296 pp. Ballantine Books. Paper. [Read|Skim|Toss] [Buy|Borrow]

Reading “All Quiet on the Western Front”


I have never been a fan of war stories. All the description of artillery, shelling, grenade, shrapnel, munition and trench confuse me. I have evaded reading All Quiet on the Western Front in high school because honors English didn’t have it on the reading list.

The book is intriguing for once, it’s written in the perspective of a young German soldier, who, out of patriotism and honor, gets drafted. But after experiencing the uncompromising brutality, Paul and his classmates realize that the ideals of nationalism, so professed by these men of authority who “continued to write and talk” away from the front line.

Clothes do not make the man. Most of the authority figures in the novel are painted as one form or another of idiots, sycophants, toadies, and other lower order life forms. Kantorek (the boys’ teacher back home) and Himmelstoss (postman-cum- reckless disciplinarian in army) are core figureheads in this arena. But they represent the many others who assume their form. This type of representation is one of the things that makes All Quiet on the Western Front such a great book—it is clearly everyman’s story of the war.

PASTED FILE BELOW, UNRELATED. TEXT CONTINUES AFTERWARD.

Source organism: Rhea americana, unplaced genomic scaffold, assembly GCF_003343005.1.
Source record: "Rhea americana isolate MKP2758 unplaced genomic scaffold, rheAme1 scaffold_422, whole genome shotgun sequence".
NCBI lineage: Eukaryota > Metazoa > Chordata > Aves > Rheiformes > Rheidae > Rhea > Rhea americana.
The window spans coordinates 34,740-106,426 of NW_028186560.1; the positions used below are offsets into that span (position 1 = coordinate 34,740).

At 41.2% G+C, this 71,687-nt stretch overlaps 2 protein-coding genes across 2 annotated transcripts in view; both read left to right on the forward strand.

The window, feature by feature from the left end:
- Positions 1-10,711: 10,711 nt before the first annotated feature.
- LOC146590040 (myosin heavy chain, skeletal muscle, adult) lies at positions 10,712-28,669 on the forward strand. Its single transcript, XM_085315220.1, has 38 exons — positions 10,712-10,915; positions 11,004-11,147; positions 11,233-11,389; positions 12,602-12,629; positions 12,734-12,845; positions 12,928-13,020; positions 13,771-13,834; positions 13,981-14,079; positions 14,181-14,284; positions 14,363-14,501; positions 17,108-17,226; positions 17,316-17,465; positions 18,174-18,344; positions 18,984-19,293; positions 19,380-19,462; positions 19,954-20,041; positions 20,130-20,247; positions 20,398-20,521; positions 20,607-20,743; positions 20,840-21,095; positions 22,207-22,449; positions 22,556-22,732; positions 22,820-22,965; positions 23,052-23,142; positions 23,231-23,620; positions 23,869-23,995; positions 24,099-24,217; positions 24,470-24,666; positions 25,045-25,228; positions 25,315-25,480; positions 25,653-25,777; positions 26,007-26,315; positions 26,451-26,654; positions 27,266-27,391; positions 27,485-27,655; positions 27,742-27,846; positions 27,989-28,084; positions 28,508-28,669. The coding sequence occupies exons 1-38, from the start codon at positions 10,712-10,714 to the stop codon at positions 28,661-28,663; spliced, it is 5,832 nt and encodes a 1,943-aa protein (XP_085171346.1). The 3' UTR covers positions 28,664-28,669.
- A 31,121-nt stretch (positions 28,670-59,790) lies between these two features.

[639] The Year After – Martin Davies


” They all wanted Tom unchanged, I could see that now. Lady Stansbury, Margot, even young Bill Stansbury. Tom was dependable, Tom was a rock. Tom was their link to the past, something that had survived, something solid to build on. No one wanted to believe there were any cracks. (Ch.12, Tom, p.380)